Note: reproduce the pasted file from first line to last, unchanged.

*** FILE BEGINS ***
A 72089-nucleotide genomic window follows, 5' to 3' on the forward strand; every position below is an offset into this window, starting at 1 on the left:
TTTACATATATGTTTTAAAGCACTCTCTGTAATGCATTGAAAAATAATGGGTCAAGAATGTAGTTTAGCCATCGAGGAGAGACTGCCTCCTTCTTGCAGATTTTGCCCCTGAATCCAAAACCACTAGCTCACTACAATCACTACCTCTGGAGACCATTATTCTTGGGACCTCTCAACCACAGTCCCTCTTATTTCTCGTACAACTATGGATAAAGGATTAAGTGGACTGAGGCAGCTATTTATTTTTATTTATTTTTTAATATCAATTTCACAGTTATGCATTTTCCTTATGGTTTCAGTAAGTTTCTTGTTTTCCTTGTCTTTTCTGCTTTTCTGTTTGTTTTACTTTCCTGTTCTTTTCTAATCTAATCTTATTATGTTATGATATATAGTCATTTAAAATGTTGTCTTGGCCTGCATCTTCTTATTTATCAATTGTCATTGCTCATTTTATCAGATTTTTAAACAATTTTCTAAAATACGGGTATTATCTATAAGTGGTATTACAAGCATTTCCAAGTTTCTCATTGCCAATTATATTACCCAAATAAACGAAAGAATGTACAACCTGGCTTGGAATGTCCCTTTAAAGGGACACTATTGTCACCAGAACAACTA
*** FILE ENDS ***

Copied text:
A 72089-nucleotide genomic window follows, 5' to 3' on the forward strand; every position below is an offset into this window, starting at 1 on the left:
TTTACATATATGTTTTAAAGCACTCTCTGTAATGCATTGAAAAATAATGGGTCAAGAATGTAGTTTAGCCATCGAGGAGAGACTGCCTCCTTCTTGCAGATTTTGCCCCTGAATCCAAAACCACTAGCTCACTACAATCACTACCTCTGGAGACCATTATTCTTGGGACCTCTCAACCACAGTCCCTCTTATTTCTCGTACAACTATGGATAAAGGATTAAGTGGACTGAGGCAGCTATTTATTTTTATTTATTTTTTAATATCAATTTCACAGTTATGCATTTTCCTTATGGTTTCAGTAAGTTTCTTGTTTTCCTTGTCTTTTCTGCTTTTCTGTTTGTTTTACTTTCCTGTTCTTTTCTAATCTAATCTTATTATGTTATGATATATAGTCATTTAAAATGTTGTCTTGGCCTGCATCTTCTTATTTATCAATTGTCATTGCTCATTTTATCAGATTTTTAAACAATTTTCTAAAATACGGGTATTATCTATAAGTGGTATTACAAGCATTTCCAAGTTTCTCATTGCCAATTATATTACCCAAATAAACGAAAGAATGTACAACCTGGCTTGGAATGTCCCTTTAAAGGGACACTATTGTCACCAGAACAACTA